For example, Space X, Blue Origin and Virgin Galactic all rely on experienced inside experts to oversee the daily operations, testing, and validation versus bringing in outsiders who need to first be educated before being qualified to ‘validate’ any innovations.
Inside knowledge is important. But it comes along with a loss of critical distance. Critical distance is the difference between two ways of thinking. Insiders tend to think alike. They share the same incentives. They bond against the pressures of the outside world. Extended close contact in a team is toxic to critical distance. And that means people who are supposed to be thinking about safety have a hard time making that case– their hearts aren’t in it, and their minds too readily accept the prevailing opinion.
If you want good testing, you must cultivate critical distance. You need outsiders for that. You need testers who work under a different incentive structure than the builders do. You need testers who are rewarded when they find trouble.
As an interim step in the path to classification, we are working with a premier classing agency to validate Titan’s dive test plan. A licensed marine surveyor will witness a successful dive to 4000 meters, inspect the vessel before and after the dive, and provide a Statement of Fact attesting to the completion of the dive test plan.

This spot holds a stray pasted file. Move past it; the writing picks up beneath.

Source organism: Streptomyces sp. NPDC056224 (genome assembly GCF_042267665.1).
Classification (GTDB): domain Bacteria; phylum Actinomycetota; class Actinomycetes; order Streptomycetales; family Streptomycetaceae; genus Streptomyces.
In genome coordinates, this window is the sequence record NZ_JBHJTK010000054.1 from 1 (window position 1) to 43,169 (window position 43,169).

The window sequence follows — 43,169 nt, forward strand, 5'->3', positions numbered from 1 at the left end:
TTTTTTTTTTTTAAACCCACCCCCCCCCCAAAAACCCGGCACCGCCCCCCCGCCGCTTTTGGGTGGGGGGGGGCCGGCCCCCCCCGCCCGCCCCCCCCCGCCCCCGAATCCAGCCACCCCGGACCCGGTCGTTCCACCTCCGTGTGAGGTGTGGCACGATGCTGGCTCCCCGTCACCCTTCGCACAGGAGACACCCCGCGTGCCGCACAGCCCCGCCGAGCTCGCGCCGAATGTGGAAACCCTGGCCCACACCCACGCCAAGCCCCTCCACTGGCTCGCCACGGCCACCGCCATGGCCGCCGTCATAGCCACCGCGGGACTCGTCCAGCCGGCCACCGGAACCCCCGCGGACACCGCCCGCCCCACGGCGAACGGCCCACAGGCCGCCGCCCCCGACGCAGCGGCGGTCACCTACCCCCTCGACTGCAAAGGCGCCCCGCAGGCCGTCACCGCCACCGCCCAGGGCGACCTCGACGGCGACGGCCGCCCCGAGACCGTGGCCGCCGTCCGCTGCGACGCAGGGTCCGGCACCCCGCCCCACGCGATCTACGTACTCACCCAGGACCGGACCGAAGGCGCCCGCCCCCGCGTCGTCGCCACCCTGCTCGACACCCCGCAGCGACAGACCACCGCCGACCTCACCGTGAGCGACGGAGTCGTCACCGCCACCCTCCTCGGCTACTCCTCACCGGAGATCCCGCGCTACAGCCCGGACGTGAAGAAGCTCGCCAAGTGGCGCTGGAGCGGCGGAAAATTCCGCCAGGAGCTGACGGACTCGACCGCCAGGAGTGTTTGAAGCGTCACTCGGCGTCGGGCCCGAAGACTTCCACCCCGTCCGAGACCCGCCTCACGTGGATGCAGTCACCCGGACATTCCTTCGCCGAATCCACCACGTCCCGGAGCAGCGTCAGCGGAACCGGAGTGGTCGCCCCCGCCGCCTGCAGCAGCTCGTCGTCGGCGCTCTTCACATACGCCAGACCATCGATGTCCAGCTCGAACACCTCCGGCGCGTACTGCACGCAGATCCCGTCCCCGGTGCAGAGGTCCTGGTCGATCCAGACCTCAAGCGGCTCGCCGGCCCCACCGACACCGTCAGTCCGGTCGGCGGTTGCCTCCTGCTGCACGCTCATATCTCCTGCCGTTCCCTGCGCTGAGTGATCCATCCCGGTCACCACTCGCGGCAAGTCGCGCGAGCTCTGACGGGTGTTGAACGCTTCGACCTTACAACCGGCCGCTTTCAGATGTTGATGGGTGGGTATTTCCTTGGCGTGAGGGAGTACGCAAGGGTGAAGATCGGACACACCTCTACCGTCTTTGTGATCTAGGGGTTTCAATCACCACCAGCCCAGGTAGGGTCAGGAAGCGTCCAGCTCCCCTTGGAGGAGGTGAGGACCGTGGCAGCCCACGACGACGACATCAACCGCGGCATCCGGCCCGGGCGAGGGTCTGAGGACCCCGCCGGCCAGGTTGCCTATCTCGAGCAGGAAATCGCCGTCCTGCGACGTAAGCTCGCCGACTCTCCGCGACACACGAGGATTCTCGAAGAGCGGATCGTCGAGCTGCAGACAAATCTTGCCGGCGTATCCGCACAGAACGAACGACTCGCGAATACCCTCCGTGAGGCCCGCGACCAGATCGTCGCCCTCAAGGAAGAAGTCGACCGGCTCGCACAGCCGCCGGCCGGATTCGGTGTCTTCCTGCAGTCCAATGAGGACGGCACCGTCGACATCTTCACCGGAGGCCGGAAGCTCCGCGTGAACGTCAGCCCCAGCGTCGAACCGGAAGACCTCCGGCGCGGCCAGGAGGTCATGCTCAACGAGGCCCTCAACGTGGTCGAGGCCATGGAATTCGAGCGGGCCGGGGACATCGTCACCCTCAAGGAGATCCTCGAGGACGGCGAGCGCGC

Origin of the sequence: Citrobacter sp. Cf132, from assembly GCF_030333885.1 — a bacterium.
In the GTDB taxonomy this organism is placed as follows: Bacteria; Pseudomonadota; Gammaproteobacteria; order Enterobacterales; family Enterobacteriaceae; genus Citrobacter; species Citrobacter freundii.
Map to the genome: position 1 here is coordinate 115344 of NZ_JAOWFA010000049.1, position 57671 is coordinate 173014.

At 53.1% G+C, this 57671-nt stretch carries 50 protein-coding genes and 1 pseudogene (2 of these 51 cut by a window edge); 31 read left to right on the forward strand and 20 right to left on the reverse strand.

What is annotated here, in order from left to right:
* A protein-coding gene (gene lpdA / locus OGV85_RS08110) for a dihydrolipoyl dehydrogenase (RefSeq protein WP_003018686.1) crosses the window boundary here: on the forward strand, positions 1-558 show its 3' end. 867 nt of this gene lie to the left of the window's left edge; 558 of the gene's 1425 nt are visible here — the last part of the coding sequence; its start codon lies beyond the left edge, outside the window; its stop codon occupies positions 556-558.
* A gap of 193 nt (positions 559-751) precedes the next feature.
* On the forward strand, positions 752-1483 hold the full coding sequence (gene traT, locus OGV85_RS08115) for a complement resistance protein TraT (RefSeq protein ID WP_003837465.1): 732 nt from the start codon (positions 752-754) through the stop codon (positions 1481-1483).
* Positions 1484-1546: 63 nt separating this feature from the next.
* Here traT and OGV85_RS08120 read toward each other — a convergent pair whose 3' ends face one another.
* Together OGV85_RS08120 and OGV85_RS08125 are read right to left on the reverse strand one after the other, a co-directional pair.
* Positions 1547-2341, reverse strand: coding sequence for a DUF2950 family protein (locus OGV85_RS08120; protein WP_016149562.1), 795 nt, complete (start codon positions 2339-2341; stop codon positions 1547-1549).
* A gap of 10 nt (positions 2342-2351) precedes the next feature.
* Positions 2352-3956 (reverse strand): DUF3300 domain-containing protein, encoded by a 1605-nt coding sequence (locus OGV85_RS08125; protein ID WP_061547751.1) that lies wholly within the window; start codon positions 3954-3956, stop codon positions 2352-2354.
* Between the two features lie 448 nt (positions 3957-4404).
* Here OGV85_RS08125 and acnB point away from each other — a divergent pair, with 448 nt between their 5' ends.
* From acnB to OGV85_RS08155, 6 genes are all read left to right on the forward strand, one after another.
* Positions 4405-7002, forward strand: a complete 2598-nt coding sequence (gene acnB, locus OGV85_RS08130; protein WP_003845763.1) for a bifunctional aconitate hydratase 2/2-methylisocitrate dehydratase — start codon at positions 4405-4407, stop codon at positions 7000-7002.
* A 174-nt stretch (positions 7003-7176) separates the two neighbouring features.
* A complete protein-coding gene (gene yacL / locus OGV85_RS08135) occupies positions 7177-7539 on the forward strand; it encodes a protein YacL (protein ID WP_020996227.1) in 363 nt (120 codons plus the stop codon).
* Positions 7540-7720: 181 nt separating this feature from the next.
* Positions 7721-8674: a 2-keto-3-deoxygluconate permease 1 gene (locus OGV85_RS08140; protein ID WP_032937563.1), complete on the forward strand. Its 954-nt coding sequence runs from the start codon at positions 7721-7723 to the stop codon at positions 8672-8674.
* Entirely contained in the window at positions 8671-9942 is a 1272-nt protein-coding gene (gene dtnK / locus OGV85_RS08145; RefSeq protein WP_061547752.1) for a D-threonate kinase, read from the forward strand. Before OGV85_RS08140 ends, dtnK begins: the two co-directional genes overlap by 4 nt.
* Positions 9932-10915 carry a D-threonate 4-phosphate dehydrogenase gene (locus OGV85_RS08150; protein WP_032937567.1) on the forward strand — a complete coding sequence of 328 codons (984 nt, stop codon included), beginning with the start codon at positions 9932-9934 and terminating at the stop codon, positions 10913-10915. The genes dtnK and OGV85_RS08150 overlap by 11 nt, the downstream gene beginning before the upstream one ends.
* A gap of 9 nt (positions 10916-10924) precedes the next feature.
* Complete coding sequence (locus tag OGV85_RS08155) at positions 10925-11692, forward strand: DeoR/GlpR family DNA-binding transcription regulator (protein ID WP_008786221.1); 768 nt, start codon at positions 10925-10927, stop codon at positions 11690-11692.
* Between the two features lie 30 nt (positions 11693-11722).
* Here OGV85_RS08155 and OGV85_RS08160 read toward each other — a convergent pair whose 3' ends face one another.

That’s it? That’s not enough testing! We know this for four reasons at least. One is that industry experts strongly objected to this, and urged the company to obtain proper certification, regardless of any other reason I may suggest. A second reason is that you must test beyond the depths that you intend to routinely operate. Engineering requires an added safety factor, especially when there is so much we don’t know about the behavior of the unique carbon-fiber hull. A third reason is that they should really test to the point of destruction if they want a hope of understanding the full dynamics of the hull. Finally, there is this reason: we know the implosion occurred despite the sub not even being near the depth for which it was built. It had already been deeper, some number of times (although not more than 50 times total, in its entire existence). Yet it imploded. This proves that the hull either always had a substantial probability of failing, even at shallower depths, or that it had been degraded by previous dives in ways that turned out to have been invisible.
In addition to designing and building an innovative carbon fiber hull, our team has also developed and incorporated many other elements and procedures into our operations to mitigate risks.